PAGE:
Past Reviews

Regional Reviews: Washington, D.C.


Also see Susan's reviews of The Little Prince and Martha, Josie and the Chinese Elvis

Will Ray and Erin Driscoll
If any musical is critic-proof, it would have to be the version of Cinderella with songs by Richard Rodgers and Oscar Hammerstein II. The musical has been familiar for generations in its three television versions (1957 with Julie Andrews, 1965 with Lesley Ann Warren, and 1997 with Brandy), and it's a touchstone of growing up to many people. Happily, after a slow opening, Olney Theatre Center's production of Cinderella succeeds in bringing audiences under its spell.

Director Mark Waldrop is working mostly with the 1957 script by Hammerstein, with a few adaptations based on the two subsequent television versions. His changes seem to be minor, specifically the addition of two Rodgers and Hammerstein songs from other sources, and perhaps a few new wisecracks.

Waldrop wisely understands that Cinderella must appeal to all ages if it is going to succeed. He uses slapstick and broad performances to keep younger viewers interested, but includes more subtle touches for the adults, as well as some wordplay that will go right over the children's heads.

The production starts out with an insistently jokey tone that soon becomes annoying: the Fairy Godmother (Deb G. Girdler) addresses the audience in front of the curtain, then attempts to "start the show" in the manner of a music box or a clock by inserting and turning a key inserted in the stage floor. Once the action gets going, though, the production rapidly gets better.

Erin Driscoll is a straightforward and resilient Cinderella, rolling with the punches and doing her best to stand up to her imperious Stepmother (Karlah Hamilton) and stepsisters, skinny Portia (Jenna Sokolowski) and portly Joy (Michele Tauber). Driscoll has a soaring soprano voice and radiant golden hair, and only a few smudges on her face to suggest her hard life in the kitchen.

Will Ray plays the Prince as a little callow, searching for something he doesn't understand. (The addition of the song "Loneliness of Evening" makes a difference here.) He and Driscoll are well matched, both in looks and in quality of singing.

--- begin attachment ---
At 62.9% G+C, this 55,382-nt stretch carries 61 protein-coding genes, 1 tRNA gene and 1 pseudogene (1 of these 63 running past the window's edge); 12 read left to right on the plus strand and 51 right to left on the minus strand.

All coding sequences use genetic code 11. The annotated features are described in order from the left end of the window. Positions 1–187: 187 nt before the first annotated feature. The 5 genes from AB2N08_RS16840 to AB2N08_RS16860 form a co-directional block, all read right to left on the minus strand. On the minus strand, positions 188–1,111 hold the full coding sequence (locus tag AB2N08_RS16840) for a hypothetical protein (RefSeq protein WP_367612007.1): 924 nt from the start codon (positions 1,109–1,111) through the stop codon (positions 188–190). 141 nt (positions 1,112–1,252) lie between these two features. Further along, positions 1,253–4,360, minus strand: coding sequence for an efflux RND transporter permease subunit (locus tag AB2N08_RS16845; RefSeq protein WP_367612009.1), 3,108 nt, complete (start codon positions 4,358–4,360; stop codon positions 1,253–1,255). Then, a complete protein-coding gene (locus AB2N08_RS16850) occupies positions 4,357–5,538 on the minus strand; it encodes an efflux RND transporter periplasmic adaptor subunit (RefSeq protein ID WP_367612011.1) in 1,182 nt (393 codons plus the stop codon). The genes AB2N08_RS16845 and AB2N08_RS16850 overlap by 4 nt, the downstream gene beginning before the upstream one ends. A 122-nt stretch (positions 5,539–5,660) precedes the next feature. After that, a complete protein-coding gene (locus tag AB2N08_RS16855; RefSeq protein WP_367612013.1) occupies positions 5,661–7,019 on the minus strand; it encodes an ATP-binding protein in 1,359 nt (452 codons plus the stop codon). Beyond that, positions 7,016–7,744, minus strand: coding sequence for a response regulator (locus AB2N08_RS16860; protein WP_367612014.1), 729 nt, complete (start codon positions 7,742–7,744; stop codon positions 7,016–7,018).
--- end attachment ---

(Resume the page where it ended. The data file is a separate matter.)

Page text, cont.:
As often happens, the stepsisters get the most riotous business. Sokolowski, wearing a pyramid-shaped red wig and glasses, and Tauber, who resembles an upholstered apple dumpling in her many-layered costumes, take advantage of every opportunity. Their duet on "Stepsisters' Lament" is delightful. Hamilton is appropriately stern as a domestic tyrant, but she also does justice to her occasional bit of physical comedy.

Christopher Flint and Patricia Hurley do well in the thinly drawn roles of the King and Queen: he's childlike and petulant, she's maternal and understanding. Girdler manages to fight past the insufferable, smug side of the Fairy Godmother's personality.

Michael Anania's scenic design is fluid but also rather sparse, showing a lot of blank space on the stage among the few free-standing set pieces. Sekula Sinadinovski's costumes take up the slack, as do the wigs designed by Hamilton.

Olney Theatre Center
November 15th —December 31st
Music by Richard Rodgers
Book and lyrics by Oscar Hammerstein II
Book adapted by Mark Waldrop
Fairy Godmother: Deb G. Girdler
Herald: Chris Sizemore
Stepmother: Karlah Hamilton
Portia: Jenna Sokolowski
Joy: Michele Tauber
Cinderella: Erin Driscoll
Queen: Patricia Hurley
King: Christopher Flint
Cook: Monica Lijewski
Steward: Michael Vitaly Sazonov
Prince: Will Ray
Townspeople of the Kingdom: Laura Kelley, Michael Kenny, Timothy Dale Lewis, Monica Lijewski, Michael Vitaly Sazonov, Margo Seibert
Directed by Mark Waldrop
Choreographer: Michele Mossay-Cuevas
Musical director: Christopher Youstra
2001 Olney-Sandy Spring Road
Olney, MD
Ticket Information: 301-924-3400 or

Photo: Stan Barouh

-- Susan Berlin

Also see the Current Theatre Season Calendar for D.C.

Privacy Policy